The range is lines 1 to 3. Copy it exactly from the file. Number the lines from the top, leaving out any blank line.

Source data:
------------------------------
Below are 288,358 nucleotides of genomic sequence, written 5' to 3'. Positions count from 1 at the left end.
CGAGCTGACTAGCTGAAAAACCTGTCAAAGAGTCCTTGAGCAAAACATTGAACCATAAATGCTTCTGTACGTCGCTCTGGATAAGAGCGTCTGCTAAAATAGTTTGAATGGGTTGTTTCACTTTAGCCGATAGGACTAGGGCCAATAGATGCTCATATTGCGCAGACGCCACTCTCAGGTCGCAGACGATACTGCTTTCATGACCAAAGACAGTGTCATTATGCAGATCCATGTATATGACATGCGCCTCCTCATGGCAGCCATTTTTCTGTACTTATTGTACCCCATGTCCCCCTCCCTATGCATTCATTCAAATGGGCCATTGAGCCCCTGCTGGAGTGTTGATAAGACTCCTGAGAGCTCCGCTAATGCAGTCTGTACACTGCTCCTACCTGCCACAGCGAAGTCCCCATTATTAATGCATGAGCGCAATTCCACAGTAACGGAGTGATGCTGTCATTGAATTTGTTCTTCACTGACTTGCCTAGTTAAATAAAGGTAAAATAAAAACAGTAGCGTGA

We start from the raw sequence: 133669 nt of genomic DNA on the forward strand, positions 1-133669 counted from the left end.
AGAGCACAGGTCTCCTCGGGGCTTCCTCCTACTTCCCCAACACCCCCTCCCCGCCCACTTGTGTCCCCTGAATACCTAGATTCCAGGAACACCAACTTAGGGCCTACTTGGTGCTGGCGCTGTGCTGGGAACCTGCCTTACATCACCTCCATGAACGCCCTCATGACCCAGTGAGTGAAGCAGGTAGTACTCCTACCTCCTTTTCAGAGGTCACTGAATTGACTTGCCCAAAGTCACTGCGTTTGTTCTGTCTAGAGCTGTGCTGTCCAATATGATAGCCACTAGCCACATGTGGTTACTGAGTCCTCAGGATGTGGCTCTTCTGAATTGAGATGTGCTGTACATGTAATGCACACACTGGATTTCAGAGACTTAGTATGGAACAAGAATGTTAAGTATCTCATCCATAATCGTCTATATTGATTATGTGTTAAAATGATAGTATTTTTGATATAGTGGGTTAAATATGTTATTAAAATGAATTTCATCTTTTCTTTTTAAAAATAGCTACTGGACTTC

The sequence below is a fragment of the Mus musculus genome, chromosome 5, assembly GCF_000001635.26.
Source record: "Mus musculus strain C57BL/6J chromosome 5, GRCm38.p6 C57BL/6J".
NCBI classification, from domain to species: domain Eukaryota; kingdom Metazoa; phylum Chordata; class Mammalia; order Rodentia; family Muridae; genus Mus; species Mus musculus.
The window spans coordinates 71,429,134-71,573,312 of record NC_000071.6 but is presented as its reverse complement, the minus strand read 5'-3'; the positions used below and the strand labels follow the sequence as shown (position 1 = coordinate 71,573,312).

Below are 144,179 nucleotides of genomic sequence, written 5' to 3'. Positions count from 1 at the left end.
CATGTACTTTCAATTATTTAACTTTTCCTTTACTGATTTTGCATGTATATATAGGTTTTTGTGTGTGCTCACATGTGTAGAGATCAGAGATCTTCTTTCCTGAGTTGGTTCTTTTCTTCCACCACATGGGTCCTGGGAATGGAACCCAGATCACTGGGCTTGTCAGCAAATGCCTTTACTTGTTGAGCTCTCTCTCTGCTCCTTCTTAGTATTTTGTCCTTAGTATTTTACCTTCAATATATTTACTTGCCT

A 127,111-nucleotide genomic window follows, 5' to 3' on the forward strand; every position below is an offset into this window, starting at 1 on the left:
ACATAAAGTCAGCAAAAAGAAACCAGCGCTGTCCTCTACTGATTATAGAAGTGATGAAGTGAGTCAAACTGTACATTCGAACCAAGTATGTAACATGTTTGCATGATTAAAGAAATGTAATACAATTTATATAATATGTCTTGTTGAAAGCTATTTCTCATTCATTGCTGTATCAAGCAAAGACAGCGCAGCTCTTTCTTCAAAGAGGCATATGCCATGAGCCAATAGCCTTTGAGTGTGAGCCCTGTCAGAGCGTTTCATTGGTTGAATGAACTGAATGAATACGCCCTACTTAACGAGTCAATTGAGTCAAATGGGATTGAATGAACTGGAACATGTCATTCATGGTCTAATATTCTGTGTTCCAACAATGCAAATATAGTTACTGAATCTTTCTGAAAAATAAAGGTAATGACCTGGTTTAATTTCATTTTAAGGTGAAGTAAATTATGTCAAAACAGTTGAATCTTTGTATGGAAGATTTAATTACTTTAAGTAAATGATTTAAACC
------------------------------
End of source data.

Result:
Below are 288,358 nucleotides of genomic sequence, written 5' to 3'. Positions count from 1 at the left end.
CGAGCTGACTAGCTGAAAAACCTGTCAAAGAGTCCTTGAGCAAAACATTGAACCATAAATGCTTCTGTACGTCGCTCTGGATAAGAGCGTCTGCTAAAATAGTTTGAATGGGTTGTTTCACTTTAGCCGATAGGACTAGGGCCAATAGATGCTCATATTGCGCAGACGCCACTCTCAGGTCGCAGACGATACTGCTTTCATGACCAAAGACAGTGTCATTATGCAGATCCATGTATATGACATGCGCCTCCTCATGGCAGCCATTTTTCTGTACTTATTGTACCCCATGTCCCCCTCCCTATGCATTCATTCAAATGGGCCATTGAGCCCCTGCTGGAGTGTTGATAAGACTCCTGAGAGCTCCGCTAATGCAGTCTGTACACTGCTCCTACCTGCCACAGCGAAGTCCCCATTATTAATGCATGAGCGCAATTCCACAGTAACGGAGTGATGCTGTCATTGAATTTGTTCTTCACTGACTTGCCTAGTTAAATAAAGGTAAAATAAAAACAGTAGCGTGA

We start from the raw sequence: 133669 nt of genomic DNA on the forward strand, positions 1-133669 counted from the left end.